For more than 100 years, business schools have been successfully teaching the hard “left-brain” aspects of management and leadership, but, in an increasingly complex and rapidly changing world, is it enough? Or is Professor Nancy Adler, of McGill University’s Desautels Faculty of Management in Montreal, right to say that running a business nowadays calls for “levels of inspiration and creativity that are more the domain of artists than of most managers”?
While many traditional employers of MBAs in the banking and consulting sectors still focus on analytical and decision-making skills, a new wave of recruiters is looking for a more creative approach. For example, LVMH, which owns brands such as Moët & Chandon and Louis Vuitton, believes this is essential in candidates for its fast-track leadership programme. “We need people who combine an entrepreneurial mindset and an international vision with pragmatic and creative thinking,” says Antoine Tirard, the company’s recruitment and development director. “That combination of skills is crucial to pursue innovative initiatives while respecting the DNA of our prestigious brands, and thus achieve success in our environment.”
So what are schools doing to develop creative MBAs? Warwick Business School puts students on its full-time MBA programme through the Capital Centre, a joint venture between the university’s English department and the Royal Shakespeare Company. It uses theatre workshop techniques to teach students verbal and non-verbal communication skills. The aim is not to turn MBAs into actors, but to hone soft skills such as teamwork, sociability, and self-management. Dr Nicholas Monk of the centre admits students can find the experience something of a culture shock. “This is so different from what they are used to, we always have some participants who think we’re just messing about,” he says. “But then we have others like the student who told me this was exactly why he came to business school in the first place – to look at things in a different way. On average, 10 per cent hate it and another 10 per cent feel ambivalent about it. But the majority really benefit.”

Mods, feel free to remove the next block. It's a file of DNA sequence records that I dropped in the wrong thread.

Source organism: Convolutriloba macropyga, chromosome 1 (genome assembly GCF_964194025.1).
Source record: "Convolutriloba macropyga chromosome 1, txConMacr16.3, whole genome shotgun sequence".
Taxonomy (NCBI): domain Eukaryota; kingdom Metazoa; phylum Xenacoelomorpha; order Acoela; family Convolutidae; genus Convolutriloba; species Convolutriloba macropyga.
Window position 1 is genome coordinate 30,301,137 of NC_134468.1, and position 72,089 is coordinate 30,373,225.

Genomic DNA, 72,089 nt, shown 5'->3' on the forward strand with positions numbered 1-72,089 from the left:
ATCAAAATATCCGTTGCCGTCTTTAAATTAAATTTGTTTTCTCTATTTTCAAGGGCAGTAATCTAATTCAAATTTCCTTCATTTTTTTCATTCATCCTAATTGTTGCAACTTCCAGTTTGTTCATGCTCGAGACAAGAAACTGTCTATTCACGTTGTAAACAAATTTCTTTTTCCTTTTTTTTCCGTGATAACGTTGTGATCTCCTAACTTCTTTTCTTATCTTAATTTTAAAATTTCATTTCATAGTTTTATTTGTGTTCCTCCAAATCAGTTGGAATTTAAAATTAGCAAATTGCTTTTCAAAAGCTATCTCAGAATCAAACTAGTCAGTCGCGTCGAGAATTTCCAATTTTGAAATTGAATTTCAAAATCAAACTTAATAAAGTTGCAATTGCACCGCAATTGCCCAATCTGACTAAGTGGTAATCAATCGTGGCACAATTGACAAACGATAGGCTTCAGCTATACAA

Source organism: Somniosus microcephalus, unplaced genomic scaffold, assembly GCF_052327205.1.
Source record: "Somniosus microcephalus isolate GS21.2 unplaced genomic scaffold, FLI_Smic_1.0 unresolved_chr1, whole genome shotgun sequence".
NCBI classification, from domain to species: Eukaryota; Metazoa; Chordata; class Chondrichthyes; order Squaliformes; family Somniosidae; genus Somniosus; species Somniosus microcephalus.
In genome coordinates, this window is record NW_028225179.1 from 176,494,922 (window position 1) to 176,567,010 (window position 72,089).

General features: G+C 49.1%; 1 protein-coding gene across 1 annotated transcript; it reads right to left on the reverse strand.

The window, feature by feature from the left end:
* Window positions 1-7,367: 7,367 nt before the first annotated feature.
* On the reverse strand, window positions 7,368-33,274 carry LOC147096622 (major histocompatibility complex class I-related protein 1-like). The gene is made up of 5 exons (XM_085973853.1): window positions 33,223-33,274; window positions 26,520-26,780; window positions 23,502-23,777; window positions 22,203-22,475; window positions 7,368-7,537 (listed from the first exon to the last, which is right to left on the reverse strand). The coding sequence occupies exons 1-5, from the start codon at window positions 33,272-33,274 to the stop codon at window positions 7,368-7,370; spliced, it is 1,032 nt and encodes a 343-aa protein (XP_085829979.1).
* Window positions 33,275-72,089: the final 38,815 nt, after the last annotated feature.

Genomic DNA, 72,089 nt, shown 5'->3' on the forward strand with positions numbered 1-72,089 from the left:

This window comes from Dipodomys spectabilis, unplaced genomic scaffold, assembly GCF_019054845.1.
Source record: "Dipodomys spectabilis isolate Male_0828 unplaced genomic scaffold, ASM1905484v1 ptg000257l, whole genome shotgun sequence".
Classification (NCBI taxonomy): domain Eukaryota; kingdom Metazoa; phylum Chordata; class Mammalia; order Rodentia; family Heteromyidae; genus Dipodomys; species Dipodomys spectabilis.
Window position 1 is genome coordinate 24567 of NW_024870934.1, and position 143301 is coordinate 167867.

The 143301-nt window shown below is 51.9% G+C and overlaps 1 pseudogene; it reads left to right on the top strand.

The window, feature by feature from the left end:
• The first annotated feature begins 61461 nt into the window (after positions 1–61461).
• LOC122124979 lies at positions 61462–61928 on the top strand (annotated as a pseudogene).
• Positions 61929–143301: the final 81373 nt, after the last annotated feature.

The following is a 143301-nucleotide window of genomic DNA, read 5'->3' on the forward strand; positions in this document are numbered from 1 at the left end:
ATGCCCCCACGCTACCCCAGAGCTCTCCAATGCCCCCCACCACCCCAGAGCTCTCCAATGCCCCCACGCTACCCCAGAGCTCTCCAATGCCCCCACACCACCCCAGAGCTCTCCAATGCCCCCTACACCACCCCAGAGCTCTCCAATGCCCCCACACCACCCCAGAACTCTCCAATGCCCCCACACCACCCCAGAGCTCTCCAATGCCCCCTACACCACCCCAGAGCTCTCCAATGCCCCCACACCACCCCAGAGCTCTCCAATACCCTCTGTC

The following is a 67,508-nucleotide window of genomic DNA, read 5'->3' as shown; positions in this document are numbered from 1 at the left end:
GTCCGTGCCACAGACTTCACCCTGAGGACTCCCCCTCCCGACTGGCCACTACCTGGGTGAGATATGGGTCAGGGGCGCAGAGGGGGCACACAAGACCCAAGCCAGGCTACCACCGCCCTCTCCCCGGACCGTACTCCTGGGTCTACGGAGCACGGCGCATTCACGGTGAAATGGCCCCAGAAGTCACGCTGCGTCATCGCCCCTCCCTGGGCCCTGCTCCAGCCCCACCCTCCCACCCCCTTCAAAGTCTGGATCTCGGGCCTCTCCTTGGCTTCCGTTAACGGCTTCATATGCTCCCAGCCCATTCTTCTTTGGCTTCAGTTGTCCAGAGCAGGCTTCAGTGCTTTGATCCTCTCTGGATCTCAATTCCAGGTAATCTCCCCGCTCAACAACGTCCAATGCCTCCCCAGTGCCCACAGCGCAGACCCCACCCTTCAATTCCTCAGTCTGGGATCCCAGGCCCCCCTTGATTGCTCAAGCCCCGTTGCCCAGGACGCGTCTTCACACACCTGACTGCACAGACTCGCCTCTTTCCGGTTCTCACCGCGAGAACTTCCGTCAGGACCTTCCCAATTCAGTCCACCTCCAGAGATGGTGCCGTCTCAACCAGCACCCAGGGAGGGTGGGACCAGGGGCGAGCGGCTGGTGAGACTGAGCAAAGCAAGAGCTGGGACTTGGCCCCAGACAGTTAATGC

Other schools have taken this use of theatre to even greater lengths. Modules and courses where students examine or even act out the works of Shakespeare have become increasingly popular in recent years. MIT Sloan, Cranfield and Oxford-Saïd are only a small selection of those that believe taking on the role of Henry V or Julius Caesar for a few hours can give useful insights to modern leaders nearly 400 years after Shakespeare’s death.
Elsewhere, others are being guided in creative directions by looking at the design industry. “We ask students to think of themselves as designers,” says Professor Ken Starkey of Nottingham University Business School. “It’s a good way of getting them to develop innovative models, rather than acting like cyborgs faithfully applying theoretical models. We even use jazz as a metaphor for this activity and compare managers’ work to great jazz innovators such as Miles Davis.”
Another believer in the view that the skills of a designer might be as useful to MBAs as those of an accountant or analyst is Esade Business School in Barcelona, which has set up a partnership with the Art Center College of Design in Pasadena, California. The first programme, Beyond Pretty, blends psychology, sociology and anthropology to help participants tackle business problems. Academic theories are put to the test in so-called “living laboratories” – bars and cafes.
In the US, the home of the MBA, some schools are offering joint programmes that run orthodox business training in parallel with more artistic studies. At New York University, for example, students on the combined MBA and Master of Fine Arts programme split their time between the Stern School of Business and the Maurice Kanbar Institute of Film and Television, while the University of Southern California teaches the business of entertainment at its school of cinematic arts.
At the other end of the state in San Francisco the California College of Arts has launched an MBA for graphic designers. “Consultancies are crying out for people who can bridge the gap between design innovation and business,” says the programme’s head, Nathan Shedroff.
In Scandinavia, Copenhagen Business School has developed its creative MBAs not through partnerships, case studies or joint programmes, but by addressing the makeup of its faculty. To provide the widest possible perspective, the school has moved away from a focus on professors with conventional business backgrounds and has sought out individuals from the arts and from fields as diverse as philosophy, anthropology and history.
However, one of the Europe’s most high-profile schools, HEC Paris, has suggested that producing a new generation of “renaissance MBAs”, as comfortable with the finer points of art and design as with a balance sheet, may require a radical rethink of who should be undertaking an MBA in the first place. “We need greater diversity of participants,” says the associate dean, Valérie Gauthier, “and that doesn’t just mean diversity based on country, culture or ethnicity but on attitude and approach. We need at least some part of our intake to come not just from the usual sources of banking, consultancy and industry, but from areas such as political science, the creative arts and philosophy, to allow a whole class to frame business decisions in a wider context. Bringing these sort of people together with students who have more traditional commercial backgrounds will allow both sides to learn from each other for the benefit of all.”